Step 3: Start commissioning/wet testing:

Once all the water is in, Hydro will begin preparing for operation of the generators and water bypass facility.

Get local stories you won't find anywhere else right to your inbox.
Sign up here

 

Diagram depicts the underground tunnels that convey water from the John Hart reservoir (far left of the diagram) down the power tunnel into the generating station where the three generators lie and then out into the Campbell River on the far right. The release valves are depicted in the top left corner of the diagram and exist on the downstream side of the John Hart Dam. Source: John Hart Generating Station Replacement Project Feburary 2018 Community Construction Update Report #56.

Just Posted

RCMP
RCMP know of witnesses to Oct. 15 attack; want them to come forward

Appeal made to their ‘sense of right and wrong’

BC ELECTION
Liberal and NDP leaders’ election tours swing through North Island

Wilkinson holds forestry rally and Horgan talks wild salmon

MARS Wildlife Hospital just got approval for a new ambassador bird. They are hoping the community will help come up with a name for the bird, currently known as Barred Owl 783. Here, Barred Owl 783 stretches their wings as they’re accompanied by MARS President Warren Warttig on Oct. 11, 2020. Photo by Marissa Tiel – Campbell River Mirror
Hoot, hoot: MARS Wildlife Centre looks for name for new ambassador bird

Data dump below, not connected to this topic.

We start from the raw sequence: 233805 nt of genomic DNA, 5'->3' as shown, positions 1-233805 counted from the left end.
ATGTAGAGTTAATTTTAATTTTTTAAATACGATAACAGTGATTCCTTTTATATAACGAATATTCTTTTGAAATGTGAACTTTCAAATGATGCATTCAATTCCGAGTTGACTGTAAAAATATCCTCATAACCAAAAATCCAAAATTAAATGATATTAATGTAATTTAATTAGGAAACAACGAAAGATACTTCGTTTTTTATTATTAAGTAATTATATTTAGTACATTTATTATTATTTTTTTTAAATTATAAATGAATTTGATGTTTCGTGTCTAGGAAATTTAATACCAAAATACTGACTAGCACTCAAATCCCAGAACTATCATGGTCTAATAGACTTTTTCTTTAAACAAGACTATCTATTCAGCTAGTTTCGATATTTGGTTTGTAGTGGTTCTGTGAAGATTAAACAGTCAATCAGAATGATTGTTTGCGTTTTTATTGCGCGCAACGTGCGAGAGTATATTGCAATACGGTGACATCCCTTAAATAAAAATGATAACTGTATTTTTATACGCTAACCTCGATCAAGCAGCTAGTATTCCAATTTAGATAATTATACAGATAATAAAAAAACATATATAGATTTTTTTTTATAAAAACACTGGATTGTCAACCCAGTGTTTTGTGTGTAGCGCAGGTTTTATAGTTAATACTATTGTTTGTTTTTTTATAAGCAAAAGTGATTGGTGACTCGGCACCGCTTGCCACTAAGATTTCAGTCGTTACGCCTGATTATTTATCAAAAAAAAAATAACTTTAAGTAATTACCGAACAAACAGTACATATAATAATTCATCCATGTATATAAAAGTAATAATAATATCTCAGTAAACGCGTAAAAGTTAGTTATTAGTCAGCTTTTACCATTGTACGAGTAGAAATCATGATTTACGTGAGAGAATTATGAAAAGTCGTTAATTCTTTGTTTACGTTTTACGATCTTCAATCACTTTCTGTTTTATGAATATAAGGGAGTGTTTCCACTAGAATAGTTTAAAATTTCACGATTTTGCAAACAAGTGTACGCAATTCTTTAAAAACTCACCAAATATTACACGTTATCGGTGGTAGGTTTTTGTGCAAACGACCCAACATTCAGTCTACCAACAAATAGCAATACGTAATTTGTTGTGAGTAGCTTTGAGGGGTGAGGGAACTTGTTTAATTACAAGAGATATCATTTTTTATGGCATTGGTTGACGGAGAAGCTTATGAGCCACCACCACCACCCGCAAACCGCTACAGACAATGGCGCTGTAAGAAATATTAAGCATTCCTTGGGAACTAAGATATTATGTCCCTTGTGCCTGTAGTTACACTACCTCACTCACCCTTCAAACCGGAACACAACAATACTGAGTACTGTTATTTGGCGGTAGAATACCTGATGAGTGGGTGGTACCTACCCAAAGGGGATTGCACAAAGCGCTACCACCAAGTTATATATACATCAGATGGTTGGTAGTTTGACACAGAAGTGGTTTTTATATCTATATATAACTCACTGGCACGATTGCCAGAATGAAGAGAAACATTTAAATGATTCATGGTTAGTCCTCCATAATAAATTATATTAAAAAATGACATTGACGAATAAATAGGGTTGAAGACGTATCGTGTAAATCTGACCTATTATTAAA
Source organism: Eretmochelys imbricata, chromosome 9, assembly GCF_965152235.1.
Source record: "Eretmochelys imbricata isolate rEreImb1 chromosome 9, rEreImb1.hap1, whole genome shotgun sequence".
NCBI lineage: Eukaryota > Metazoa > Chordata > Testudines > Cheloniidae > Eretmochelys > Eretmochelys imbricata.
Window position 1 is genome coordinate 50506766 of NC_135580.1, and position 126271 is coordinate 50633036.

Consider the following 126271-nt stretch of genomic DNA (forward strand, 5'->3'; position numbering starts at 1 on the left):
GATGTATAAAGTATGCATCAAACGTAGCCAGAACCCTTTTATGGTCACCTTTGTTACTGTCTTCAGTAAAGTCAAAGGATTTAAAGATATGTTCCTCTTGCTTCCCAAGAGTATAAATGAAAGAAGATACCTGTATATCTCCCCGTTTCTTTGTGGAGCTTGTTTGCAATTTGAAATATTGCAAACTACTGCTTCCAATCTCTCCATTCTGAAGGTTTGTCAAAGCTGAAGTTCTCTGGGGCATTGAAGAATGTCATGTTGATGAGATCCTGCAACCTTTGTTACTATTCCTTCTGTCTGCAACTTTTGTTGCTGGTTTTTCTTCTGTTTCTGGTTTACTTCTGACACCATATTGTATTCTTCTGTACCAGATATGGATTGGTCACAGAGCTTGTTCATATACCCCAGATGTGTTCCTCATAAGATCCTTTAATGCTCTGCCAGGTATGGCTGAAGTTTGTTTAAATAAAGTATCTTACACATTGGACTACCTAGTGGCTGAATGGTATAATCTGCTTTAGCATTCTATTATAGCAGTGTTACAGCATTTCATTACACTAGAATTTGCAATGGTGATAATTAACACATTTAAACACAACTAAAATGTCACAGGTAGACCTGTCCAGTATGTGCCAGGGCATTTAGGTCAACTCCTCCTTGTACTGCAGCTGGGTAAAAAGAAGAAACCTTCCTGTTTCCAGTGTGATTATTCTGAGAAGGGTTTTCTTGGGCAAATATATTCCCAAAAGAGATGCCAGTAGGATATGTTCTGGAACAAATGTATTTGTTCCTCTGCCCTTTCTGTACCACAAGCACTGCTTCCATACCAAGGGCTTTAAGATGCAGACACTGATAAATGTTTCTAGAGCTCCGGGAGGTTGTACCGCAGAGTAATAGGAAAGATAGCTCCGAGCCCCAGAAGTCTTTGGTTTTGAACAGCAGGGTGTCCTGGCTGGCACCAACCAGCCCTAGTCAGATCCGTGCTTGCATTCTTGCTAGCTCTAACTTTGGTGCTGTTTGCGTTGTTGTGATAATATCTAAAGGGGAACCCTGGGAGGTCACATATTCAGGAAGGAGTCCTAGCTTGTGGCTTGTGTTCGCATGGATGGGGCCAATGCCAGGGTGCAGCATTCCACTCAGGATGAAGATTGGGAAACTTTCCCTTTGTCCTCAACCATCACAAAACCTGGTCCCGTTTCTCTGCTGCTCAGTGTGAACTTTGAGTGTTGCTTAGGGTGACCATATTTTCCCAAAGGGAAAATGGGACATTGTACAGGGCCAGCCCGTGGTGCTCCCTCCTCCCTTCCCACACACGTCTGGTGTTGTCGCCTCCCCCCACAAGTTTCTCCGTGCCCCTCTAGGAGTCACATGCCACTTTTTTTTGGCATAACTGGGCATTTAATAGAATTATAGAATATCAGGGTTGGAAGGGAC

Barred Owl 783 came to the wildlife centre after crashing into a window last fall

Is it time to start thinking about greener ways to package cannabis?

Packaging suppliers are still figuring eco-friendly and affordable packaging options that fit the mandates of Cannabis Regulations

Join Black Press Media and Do Some Good

Pay it Forward program supports local businesses in their community giving

With local MLA Adam Olsen looking on, BC Greens leader Sonia Furstenau said a Green government would convert BC Ferries into a Crown corporation Wolf Depner/News Staff)
Green leader Sonia Furstenau promises to convert BC Ferries back into Crown corporation

Promise comes Monday afternoon with five days left in campaign

A passer-by walks past a COVID-19 testing clinic in Montreal, Friday, Oct. 16, 2020. THE CANADIAN PRESS/Ryan Remiorz
Canada ‘yet to see’ deaths due to recent COVID surge as cases hit 200,000

Much of the increase in case numbers can be attributed to Ontario and Quebec

Police confirm human remains were found in a recycling bin in Vancouver on Oct. 18, 2020. (Black Press Media file photo)
Human remains found in recycling bin floating near Vancouver beach

Police asking nearby residents to see if their recycling bin has gone missing

(File photo)
RCMP: Two men face charges in reported Parksville fatal hit-and-run

Investigation into man’s death began in August of 2019

B.C. Liberal leader Andrew Wilkinson visits a North Vancouver daycare to announce his party’s election promises for child care, Oct. 9, 2020. (B.C. Liberal Party video)
B.C. parties pitch costly child care programs in pandemic

B.C. Liberals say they’ll deliver on NDP’s $10-a-day promise for lower-income families

Most Read